Monday, July 30, 2018

Laoag City charter day celebration turns emotional

Laoag Mayor Chevylle V. Farinñs administers the oath of the new barangay officials in the city. (Doms dela Cruz)

By Dominic B. dela Cruz
Staff reporter

Laoag City—The city’s 53rd charter day celebration on June 19, 2018 turned emotional as officials, led by Laoag mayor Chevylle V. Fariñas, remembered the late Laoag vice mayor Michael V. Fariñas, who died in car crash on June 6, 2018 and buried on June 15, 2018.

Originally, the city’s celebration would have featured signing of sister-city accords with various cities. The late Mr. Fariñas personally visited the concerned cities earlier to forge initial agreements.

Mrs. Fariñas disclosed that the cities’ officials have signified that they will personally attend the charter day celebration to sign the agreements. Among those include Del Monte in Bulacan, Baguio City and Vigan City, among others.

Also schedule to attend were Telavi, Georgia officials to attend the event to formalize the union, which both the cites’ officials signed on August 8, 2017.

The Laoag government, however temporarily postponed the signings due to the Mr. Fariñas’ death. The city government, though, has not announced its plans for this.

Despite the vice mayor’s death, his wife, Mrs. Fariñas decided to push through with the event. The city government, however muted the celebrations.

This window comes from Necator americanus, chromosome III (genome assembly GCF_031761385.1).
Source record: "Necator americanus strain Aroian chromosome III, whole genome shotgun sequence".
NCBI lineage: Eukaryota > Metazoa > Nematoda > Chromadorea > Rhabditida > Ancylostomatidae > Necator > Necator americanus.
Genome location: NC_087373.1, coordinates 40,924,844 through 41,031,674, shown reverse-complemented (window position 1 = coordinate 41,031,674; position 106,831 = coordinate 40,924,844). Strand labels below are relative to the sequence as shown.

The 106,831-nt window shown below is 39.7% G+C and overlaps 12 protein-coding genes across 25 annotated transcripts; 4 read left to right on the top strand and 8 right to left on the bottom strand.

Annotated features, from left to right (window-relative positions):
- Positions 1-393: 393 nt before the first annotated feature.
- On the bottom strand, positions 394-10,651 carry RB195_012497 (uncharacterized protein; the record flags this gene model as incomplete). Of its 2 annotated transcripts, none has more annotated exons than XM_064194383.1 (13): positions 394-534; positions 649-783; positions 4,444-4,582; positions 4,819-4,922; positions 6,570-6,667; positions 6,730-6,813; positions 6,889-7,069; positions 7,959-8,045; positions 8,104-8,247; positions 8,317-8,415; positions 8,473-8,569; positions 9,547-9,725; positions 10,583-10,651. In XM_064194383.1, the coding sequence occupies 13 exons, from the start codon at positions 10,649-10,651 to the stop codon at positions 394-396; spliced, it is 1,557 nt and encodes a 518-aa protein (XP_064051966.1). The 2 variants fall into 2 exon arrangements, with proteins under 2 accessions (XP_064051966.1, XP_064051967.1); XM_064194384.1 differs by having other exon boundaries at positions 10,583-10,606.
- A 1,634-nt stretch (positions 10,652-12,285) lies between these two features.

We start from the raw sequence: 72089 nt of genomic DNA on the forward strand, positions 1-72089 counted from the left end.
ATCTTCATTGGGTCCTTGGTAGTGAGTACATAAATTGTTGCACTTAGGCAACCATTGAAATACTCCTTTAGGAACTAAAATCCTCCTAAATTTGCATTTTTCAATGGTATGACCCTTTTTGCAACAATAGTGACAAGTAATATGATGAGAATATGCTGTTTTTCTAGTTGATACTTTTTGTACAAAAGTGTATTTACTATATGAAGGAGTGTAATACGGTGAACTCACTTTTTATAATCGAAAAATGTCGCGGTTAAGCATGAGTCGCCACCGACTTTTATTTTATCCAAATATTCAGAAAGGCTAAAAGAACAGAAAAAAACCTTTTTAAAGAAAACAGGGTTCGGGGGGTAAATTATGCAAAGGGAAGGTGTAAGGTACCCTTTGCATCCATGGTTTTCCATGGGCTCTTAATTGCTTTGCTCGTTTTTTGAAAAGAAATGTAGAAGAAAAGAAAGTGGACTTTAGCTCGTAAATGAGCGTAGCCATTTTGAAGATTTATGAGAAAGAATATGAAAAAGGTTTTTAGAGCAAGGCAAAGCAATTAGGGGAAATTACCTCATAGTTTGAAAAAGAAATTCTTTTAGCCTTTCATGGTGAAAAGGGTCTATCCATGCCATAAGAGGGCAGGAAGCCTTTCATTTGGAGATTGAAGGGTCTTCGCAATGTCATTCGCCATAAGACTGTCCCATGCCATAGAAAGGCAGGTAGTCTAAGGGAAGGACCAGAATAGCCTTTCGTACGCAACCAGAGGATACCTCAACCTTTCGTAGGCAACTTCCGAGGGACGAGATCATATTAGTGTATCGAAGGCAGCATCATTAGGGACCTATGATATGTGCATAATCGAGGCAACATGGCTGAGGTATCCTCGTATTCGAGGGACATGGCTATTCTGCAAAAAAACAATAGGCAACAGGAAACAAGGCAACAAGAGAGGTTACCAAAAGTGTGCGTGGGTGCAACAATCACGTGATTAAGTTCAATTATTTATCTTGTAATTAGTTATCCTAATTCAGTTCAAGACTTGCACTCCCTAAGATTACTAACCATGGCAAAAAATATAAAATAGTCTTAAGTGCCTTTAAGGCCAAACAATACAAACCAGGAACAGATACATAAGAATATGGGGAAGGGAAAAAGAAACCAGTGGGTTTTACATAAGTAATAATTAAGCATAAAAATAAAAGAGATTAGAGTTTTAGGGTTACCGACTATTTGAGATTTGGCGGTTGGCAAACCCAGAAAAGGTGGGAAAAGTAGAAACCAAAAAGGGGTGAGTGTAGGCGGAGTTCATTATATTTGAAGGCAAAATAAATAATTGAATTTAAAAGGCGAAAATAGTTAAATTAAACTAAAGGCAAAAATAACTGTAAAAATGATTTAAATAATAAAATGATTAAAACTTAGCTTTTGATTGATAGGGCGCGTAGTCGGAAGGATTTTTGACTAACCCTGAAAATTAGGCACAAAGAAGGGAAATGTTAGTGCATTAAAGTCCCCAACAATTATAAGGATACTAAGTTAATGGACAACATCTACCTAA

On June 18, 2018, the mayor led the inaugurations of the village-type rice mill at the city agriculture office; RHU 2 and 3 at Barangays 27 and 2; the evacuation center at Barangay 1 and the retirement home and “Bahay Pag-asa” at Barangay Cabungaan-A.

On June 19, 2018, Mrs. Fariñas administered the oaths of all newly elected barangay officials of the city. This served as the main highlight of the event.

Laoag City government administrator John Michael “Jami” V. Fariñas, son of the late vice mayor, welcomed all the newly elected officials as he shared the love he learned from his father and the love his father shared with the people of Laoag.

In her speech, Mrs. Fariñas was emotional noting the absence of her late husband, knowing his support and love for the barangays.

She shared what she learned from the late vice mayor as her husband, as a father of their three children and as a politician.